Winnipeg Free Press
By: Christopher Powell
Justice Murray Sinclair, chair of the Truth and Reconciliation Commission of Canada, has declared that Canada’s Indian residential school system was an act of genocide. This statement will disturb many Canadians. Some will say that our collective soul-searching over the Indian residential schools has gone on long enough, or too long, and that indigenous people should just let go of the past and move on.
But Justice Sinclair was right to make this declaration. Acknowledging Canada’s responsibility for genocide is necessary to heal the great harm done by this traumatic historic event. It is necessary both for indigenous peoples, and for non-indigenous Canadians as well.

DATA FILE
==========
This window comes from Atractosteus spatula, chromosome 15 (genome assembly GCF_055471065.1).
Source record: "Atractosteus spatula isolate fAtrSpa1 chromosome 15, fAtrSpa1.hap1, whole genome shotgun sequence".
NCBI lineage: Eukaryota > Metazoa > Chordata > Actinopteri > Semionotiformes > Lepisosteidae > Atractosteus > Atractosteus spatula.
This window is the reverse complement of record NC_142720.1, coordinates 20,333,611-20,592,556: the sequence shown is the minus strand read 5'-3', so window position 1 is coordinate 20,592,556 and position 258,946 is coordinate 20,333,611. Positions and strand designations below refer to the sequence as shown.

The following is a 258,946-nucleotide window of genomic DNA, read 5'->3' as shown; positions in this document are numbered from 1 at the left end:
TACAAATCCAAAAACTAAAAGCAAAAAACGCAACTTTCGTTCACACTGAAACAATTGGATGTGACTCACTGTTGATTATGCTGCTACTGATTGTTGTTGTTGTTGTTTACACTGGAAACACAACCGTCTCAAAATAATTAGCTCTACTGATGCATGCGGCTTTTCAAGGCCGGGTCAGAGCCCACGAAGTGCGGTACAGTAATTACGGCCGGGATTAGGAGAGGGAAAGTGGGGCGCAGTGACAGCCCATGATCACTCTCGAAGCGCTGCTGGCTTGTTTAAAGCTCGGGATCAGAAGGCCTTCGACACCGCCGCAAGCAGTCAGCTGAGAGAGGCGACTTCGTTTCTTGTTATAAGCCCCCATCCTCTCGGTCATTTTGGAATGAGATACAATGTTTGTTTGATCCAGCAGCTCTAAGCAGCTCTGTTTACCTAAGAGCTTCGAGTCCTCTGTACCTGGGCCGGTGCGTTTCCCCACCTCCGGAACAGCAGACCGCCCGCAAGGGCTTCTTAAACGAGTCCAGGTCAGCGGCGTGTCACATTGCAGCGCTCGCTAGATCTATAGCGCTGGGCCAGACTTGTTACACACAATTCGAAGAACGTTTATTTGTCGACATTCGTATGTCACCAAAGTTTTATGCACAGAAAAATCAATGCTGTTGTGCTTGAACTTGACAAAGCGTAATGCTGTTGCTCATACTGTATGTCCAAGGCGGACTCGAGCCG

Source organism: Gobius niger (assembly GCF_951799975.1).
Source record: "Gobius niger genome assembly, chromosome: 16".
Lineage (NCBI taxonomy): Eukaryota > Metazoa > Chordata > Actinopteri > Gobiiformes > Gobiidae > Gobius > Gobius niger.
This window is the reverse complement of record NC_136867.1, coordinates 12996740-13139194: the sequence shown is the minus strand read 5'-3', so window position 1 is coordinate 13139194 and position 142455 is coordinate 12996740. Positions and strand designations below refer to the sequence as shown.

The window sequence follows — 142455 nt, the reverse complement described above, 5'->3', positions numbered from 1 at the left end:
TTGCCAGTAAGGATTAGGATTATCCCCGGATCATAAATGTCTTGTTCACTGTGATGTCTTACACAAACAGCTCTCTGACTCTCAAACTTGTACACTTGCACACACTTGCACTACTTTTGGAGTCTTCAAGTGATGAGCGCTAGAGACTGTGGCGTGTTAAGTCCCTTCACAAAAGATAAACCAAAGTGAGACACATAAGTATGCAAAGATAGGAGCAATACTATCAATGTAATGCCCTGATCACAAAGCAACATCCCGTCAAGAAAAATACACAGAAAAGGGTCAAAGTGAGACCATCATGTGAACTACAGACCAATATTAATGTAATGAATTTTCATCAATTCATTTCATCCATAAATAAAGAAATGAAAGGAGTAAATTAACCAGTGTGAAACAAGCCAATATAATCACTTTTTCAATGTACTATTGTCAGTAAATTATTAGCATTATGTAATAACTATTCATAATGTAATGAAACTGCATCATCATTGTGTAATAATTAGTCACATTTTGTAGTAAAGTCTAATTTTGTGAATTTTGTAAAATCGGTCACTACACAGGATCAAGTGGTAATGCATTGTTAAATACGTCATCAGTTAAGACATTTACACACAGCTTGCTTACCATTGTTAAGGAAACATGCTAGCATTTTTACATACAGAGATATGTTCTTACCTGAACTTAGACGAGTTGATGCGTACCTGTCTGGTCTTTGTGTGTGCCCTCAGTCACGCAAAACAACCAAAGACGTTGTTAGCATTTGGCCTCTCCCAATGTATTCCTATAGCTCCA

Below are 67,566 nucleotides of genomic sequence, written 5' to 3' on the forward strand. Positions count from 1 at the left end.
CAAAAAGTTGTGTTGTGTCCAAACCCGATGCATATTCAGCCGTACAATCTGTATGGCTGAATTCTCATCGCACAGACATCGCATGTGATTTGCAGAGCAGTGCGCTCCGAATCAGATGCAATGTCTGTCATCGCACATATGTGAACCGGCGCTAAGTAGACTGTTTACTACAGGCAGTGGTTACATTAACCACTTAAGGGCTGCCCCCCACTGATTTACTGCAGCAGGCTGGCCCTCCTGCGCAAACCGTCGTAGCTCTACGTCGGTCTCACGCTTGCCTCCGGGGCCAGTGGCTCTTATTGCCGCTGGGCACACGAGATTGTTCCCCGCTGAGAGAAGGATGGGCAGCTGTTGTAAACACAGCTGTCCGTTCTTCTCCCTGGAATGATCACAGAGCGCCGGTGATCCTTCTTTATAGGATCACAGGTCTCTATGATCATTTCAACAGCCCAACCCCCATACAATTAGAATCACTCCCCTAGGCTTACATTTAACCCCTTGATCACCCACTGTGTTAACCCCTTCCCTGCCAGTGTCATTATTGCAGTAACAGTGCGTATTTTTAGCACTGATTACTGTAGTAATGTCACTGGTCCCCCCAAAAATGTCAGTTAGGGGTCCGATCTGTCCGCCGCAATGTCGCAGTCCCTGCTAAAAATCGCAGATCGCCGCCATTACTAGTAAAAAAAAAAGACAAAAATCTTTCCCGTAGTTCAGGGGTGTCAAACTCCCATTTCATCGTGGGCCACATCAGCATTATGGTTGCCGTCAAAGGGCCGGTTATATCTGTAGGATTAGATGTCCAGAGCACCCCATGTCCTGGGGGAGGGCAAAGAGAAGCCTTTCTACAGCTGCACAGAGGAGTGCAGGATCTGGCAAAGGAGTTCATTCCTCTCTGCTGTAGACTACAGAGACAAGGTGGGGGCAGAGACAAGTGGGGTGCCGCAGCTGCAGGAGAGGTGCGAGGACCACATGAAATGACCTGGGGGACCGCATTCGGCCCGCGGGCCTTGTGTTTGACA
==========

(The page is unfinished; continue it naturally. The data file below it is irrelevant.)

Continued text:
The Indian residential school system, in both its stated intent and its observable effects, meets the definition of genocide specified in the United Nations Genocide Convention of 1948. Article 2 of that convention defines genocide as certain acts “committed with intent to destroy, in whole or in part, a national, ethnical, racial or religious group, as such,” and includes in the specified acts, “forcibly transferring children of the group to another group.”
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